adam121 - Fotolia
In any IT environment, messaging is a critical component for receiving alerts when events occur. But there are a few factors that must exist for messaging to be useful, especially in public cloud: It must be timely, and it must reach all relevant personnel directly. AWS push notifications keep IT personnel informed of potential problems with cloud services.
In public cloud, Amazon Simple Notification Service (SNS) pushes text or email messages from a service or application directly to corresponding subscribers. IT teams receive AWS push notifications, diagnose a problem and can take immediate action to fix it. Amazon SNS is often used to monitor cloud applications, workflow or orchestration systems, and to relay critical events, such as alerts from Amazon CloudWatch.
Amazon SNS is often combined with core AWS computing services -- including Elastic Compute Cloud, Simple Storage Service, CloudTrail and Simple Queue Service -- as customers choose which individual AWS tools best fit their business needs. Amazon also added SNS support for AWS Directory Service, allowing administrators to receive AWS push notifications for AWS Directory Service status changes.
For example, a service that unexpectedly fails could mean that there's a problem to troubleshoot, such as an issue with the local DNS server that will affect some cloud-based workloads. Conversely, a service that suddenly becomes active might indicate a possible security threat, enabling potentially unwanted domain trust relationships.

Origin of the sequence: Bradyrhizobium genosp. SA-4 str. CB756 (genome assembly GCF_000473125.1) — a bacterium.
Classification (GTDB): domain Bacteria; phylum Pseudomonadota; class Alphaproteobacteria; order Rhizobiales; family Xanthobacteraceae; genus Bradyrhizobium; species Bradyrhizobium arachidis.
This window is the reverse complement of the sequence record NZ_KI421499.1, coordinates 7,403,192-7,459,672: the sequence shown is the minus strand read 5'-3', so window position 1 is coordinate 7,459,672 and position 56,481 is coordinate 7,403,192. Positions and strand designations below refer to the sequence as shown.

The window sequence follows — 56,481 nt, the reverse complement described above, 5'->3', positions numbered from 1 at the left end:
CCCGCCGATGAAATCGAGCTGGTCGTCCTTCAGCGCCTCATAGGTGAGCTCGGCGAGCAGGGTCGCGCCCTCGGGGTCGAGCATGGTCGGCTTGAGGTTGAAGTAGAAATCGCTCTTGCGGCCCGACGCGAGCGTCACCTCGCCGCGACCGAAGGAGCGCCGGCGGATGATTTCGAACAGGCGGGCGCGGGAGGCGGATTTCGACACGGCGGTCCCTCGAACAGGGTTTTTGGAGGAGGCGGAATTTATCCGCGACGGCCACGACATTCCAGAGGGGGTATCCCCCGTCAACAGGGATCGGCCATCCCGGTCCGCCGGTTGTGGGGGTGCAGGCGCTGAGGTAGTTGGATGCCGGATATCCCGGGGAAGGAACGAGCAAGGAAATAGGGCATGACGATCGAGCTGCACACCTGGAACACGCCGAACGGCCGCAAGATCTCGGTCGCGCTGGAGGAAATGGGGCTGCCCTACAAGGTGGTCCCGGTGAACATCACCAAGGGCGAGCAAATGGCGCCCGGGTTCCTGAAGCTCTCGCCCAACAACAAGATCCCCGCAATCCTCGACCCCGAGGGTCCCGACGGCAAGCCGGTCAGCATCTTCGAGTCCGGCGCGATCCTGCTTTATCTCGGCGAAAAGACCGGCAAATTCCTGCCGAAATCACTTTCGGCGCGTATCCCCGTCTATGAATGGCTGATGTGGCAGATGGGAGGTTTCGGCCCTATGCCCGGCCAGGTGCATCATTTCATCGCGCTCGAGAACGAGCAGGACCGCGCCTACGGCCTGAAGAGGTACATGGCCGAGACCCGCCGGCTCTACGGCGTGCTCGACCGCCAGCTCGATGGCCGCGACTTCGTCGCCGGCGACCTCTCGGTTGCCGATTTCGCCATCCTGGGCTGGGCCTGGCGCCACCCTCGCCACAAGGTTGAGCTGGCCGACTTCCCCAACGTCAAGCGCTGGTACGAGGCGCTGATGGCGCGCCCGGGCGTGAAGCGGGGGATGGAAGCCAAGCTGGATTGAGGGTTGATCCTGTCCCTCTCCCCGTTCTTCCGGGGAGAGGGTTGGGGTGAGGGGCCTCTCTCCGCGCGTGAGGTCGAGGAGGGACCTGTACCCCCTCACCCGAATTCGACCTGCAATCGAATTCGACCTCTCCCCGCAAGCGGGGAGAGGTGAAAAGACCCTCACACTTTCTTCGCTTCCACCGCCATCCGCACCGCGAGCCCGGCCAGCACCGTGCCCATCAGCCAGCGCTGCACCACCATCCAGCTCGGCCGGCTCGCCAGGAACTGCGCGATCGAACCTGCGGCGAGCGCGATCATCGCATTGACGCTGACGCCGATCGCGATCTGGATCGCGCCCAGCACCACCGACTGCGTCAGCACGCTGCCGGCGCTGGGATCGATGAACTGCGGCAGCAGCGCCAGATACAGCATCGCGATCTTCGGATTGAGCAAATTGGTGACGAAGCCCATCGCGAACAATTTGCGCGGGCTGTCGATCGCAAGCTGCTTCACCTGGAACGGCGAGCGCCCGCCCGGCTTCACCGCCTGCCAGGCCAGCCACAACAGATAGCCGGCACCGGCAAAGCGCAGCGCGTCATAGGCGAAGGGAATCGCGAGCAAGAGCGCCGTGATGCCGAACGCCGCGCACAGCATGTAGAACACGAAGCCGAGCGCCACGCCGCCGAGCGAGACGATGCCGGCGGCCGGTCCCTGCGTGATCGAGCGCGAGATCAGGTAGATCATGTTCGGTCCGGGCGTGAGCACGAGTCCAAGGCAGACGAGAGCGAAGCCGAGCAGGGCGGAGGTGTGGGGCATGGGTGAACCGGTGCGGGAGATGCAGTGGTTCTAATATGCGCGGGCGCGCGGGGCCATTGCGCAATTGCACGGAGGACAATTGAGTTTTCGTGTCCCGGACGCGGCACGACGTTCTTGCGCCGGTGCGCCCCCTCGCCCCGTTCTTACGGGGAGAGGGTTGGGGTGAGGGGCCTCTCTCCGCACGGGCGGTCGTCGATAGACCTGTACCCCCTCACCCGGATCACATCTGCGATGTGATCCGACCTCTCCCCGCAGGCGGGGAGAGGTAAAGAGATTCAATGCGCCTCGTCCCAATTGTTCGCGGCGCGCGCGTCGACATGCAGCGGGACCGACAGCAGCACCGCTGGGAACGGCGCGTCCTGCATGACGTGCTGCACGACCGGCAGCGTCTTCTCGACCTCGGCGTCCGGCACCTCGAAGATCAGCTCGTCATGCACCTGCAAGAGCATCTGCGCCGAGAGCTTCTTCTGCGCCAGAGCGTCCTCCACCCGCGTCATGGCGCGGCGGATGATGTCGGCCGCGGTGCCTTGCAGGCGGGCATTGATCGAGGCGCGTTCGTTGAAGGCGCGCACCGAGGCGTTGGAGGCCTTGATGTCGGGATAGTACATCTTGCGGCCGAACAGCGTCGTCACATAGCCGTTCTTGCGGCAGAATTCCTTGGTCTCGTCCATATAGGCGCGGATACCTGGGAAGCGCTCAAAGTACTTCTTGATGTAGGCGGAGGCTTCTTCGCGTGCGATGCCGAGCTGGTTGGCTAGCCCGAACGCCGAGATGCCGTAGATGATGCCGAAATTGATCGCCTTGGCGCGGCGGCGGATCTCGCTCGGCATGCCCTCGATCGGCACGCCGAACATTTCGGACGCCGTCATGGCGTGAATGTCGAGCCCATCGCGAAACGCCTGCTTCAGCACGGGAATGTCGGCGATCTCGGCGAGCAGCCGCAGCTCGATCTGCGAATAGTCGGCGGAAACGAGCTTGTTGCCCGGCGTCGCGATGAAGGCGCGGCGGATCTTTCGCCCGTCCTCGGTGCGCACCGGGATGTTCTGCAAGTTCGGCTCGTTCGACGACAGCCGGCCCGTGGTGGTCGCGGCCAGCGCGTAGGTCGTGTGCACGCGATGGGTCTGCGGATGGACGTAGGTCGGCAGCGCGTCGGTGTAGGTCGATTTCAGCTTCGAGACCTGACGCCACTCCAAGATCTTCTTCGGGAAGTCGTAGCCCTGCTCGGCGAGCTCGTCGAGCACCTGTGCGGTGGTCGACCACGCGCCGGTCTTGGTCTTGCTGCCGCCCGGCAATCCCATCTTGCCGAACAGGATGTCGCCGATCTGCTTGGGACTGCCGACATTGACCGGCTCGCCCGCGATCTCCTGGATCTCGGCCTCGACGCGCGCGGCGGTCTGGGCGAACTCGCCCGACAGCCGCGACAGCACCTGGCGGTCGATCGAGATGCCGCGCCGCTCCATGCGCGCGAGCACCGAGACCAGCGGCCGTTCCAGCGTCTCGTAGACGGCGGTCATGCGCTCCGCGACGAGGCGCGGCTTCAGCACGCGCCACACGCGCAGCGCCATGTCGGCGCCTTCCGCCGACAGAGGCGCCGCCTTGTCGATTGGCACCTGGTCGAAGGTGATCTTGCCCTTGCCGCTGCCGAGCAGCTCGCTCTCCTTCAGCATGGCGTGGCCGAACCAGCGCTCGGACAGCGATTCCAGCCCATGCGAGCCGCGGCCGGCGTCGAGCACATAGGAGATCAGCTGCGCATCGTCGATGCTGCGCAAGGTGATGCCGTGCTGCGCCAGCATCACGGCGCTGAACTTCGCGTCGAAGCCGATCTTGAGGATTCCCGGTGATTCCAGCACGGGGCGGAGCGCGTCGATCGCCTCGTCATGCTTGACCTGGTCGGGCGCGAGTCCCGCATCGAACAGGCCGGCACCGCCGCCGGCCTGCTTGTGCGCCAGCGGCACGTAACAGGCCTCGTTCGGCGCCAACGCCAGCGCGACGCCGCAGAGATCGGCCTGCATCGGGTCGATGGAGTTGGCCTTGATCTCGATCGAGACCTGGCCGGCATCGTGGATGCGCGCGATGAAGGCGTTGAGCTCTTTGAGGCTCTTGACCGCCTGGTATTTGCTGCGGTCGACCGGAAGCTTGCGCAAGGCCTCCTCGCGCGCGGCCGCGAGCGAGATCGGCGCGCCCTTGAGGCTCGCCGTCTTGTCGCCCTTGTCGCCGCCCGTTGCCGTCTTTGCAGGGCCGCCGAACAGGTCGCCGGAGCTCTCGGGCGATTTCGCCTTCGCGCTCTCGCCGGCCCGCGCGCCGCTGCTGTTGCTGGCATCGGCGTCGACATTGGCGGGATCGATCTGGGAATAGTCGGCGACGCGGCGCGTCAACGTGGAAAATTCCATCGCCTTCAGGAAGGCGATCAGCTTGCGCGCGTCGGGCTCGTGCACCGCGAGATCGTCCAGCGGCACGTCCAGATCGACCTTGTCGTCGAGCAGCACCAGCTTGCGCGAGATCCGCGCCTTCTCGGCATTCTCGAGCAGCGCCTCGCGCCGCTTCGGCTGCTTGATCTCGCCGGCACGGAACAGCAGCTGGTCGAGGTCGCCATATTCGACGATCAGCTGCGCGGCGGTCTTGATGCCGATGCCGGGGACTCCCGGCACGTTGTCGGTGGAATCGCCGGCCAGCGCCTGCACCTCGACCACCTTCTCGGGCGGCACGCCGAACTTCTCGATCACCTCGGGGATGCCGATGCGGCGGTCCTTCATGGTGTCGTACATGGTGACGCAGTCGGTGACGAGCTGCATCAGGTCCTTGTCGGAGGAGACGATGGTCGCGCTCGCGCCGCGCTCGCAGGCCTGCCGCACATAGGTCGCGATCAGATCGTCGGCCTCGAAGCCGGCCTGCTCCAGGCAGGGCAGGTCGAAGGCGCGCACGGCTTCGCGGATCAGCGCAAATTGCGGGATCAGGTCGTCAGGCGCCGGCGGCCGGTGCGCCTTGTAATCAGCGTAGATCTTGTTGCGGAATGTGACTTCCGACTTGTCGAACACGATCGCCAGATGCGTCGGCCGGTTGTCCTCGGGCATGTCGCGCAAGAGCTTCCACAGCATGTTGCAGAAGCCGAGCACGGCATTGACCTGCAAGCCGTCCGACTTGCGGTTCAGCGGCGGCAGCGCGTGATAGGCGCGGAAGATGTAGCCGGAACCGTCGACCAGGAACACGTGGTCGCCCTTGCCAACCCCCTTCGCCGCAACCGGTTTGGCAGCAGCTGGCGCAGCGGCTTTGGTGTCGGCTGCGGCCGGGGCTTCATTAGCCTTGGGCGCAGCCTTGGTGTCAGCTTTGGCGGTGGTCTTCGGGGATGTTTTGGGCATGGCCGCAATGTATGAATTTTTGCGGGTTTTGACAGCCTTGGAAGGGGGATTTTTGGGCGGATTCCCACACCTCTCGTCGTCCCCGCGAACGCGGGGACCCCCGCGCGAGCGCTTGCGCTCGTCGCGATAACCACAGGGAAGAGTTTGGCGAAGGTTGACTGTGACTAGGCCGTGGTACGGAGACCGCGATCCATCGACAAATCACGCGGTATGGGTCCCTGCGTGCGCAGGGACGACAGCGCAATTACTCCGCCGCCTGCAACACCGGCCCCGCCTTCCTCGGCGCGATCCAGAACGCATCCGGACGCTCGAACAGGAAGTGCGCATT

After enabling Amazon SNS, admins can create topics, add subscribers, edit topic policies and send AWS push notifications through the AWS Management Console. Users access the AWS Directory Service console through the AWS Management Console and configure notifications as needed. Developers can interface with SNS programmatically using the AWS SDK for Java.
AWS Directory Service adds tagging support
AWS supports these directory service options
Dig Deeper on AWS network management
Related Q&A from Stephen J. Bigelow
Containers have rapidly come into focus as a popular option for deploying applications, but they have limitations and are fundamentally different ... Continue Reading
ALM and SDLC both cover much of the same ground, such as development, testing and deployment. Where these lifecycle concepts differ is the scope of ... Continue Reading
Eliciting performance requirements from business end users necessitates a clearly defined scope and the right set of questions. Expert Mary Gorman ... Continue Reading